Alison Goulding: Attack of the glitter

All that swamping my wardrobe
All that swamping my wardrobe
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SHOPPING is a funny thing. I’m a girl, which I’m told means I love shopping. Magazines are pretty keen to tell me I love shopping, though less clear on why exactly I love it so much.

In truth I am the reverse – if shopping were compared to motherhood then I’d be the equivalent of the woman who ate her baby, or left it on the Metro.

What I actually love is the opposite of shopping – the anti-shop – throwing clothes in the bin.

For the past two years I have done this on a regular basis for the sheer satisfaction of hearing the wind play around in my empty wardrobe, rattling the unused hangars and playing with a single tattered dress.

The downside is that my few remaining clothes all have to work twice as hard since I wear them on constant rotation. No surprise then that they are falling to bits.

So overworked are my lone pair of jeans that last week the crotch fell out of them with a sigh. Like an overworked Moroccan donkey they simply lay down and never got up again.

As I said my goodbyes I pondered the end of an era – a blissful era devoid of shopping.

It was time to face facts and make an effort to replace my tattered threads.  

This is what my trip taught me.

1. The people who are now in charge of making jeans do not like women much. Everything appears to be cut to make you look as squat and overweight as possible. If nothing else, I have very thin ankles, and everything I tried on felt as tight as a compression bandage.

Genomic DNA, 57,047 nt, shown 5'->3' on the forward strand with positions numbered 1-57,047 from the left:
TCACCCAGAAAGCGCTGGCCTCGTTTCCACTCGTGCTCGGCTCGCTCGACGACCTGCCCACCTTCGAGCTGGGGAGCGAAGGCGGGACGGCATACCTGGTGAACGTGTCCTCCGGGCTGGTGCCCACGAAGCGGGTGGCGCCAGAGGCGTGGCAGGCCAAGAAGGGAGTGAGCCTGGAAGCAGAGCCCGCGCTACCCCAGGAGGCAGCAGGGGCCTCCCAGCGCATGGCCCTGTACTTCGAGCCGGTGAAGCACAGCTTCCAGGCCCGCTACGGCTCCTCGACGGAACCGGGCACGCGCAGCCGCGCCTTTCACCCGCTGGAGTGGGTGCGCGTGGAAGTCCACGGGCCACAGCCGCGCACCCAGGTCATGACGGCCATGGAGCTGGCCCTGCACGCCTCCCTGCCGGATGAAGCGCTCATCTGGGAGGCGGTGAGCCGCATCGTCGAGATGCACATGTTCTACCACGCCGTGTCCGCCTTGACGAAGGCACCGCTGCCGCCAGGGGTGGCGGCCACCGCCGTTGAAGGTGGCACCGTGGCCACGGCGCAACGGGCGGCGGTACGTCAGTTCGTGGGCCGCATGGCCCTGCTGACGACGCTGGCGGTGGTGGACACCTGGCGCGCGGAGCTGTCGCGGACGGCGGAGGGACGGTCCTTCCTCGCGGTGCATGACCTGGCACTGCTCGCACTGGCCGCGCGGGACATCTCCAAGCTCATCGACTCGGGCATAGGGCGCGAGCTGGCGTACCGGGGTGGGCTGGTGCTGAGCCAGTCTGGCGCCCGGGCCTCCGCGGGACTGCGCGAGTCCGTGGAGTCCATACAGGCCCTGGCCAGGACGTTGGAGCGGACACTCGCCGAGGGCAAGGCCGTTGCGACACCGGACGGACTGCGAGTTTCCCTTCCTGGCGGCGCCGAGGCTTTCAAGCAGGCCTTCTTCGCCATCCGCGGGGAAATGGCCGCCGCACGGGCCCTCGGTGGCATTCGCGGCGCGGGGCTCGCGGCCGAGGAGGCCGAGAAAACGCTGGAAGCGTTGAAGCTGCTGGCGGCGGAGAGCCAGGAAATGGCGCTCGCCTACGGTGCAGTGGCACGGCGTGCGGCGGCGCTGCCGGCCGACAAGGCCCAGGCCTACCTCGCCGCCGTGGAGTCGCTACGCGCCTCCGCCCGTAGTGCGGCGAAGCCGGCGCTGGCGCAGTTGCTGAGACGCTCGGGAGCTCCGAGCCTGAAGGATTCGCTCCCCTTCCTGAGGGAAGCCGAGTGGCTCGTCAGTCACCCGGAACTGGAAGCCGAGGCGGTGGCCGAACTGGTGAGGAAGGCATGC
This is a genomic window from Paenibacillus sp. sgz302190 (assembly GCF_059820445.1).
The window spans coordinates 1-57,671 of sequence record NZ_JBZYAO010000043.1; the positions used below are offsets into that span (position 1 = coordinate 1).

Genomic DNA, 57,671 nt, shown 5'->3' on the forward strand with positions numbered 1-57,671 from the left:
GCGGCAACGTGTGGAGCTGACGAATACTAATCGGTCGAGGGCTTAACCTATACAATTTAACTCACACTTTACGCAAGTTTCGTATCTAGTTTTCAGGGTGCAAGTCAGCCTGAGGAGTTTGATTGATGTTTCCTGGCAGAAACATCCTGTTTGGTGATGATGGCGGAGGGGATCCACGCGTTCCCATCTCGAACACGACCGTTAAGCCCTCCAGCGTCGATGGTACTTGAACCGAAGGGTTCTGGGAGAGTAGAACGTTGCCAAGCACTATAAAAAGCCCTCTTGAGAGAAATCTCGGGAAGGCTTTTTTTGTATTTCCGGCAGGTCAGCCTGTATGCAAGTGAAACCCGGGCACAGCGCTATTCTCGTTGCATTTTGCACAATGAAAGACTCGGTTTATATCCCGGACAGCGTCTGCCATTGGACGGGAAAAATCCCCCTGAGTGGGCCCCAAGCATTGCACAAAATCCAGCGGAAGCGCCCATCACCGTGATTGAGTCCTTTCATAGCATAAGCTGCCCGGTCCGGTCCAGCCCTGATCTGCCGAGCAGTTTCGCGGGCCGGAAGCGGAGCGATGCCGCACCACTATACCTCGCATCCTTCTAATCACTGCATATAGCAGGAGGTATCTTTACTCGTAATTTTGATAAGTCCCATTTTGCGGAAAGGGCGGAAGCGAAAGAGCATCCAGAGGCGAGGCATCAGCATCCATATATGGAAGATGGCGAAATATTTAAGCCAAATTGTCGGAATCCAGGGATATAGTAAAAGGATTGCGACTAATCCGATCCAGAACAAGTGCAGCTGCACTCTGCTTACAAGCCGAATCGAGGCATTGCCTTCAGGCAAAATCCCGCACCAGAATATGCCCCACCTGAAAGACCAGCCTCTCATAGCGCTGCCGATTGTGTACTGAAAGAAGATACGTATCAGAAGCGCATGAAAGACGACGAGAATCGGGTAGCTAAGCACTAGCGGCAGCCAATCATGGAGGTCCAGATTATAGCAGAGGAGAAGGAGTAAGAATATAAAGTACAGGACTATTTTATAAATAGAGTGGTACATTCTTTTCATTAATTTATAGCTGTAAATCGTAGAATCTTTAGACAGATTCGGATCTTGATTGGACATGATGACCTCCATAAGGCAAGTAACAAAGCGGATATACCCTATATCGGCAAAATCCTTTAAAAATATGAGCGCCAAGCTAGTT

Presumably these jeans, for anyone who actually buys them, are the new chastity belt, since they squeeze all of the blood out of your nether regions and up into your stomach.

2. Buying a sports bra is like hunting a cape buffalo – dependant on a rare blend of skill and luck. Nowhere that had helpful shop assistants sold one. I know because I asked. After a sweaty trek through H&M the trees thinned into a clearing and I saw a lone sports bra grazing amidst the sweaters.

 I immediately threw caution to the wind and wrestled it to the ground and bought it before it could disappear.

3. Dresses have become better to look at, but harder to care for. They mainly seem to be made out of very improbable materials like tissue paper.

 I bought one that was black with a little bit of gold glitter on it. By the time I got it home the glitter had germinated and hatched over all my other purchases and climbed onto my face and into my ears.

 My wardrobe is now shin-deep in the same glitter and I am pondering asking a gang of scientists round to come and tell me where it is coming from.

 The dress is still glittery and yet against the law of physics, everything else I own is also glittery.

 It is like having a house pet that wees everywhere without ever dehydrating.

 The washing instructions are longer than Ulysses, something about bathing the dress in the light of the moon on the third Tuesday of each month. To my mind this translates as ‘Febreze it’.

4. Shopping is exhausting. I needed a nap afterwards. No wonder I avoid it.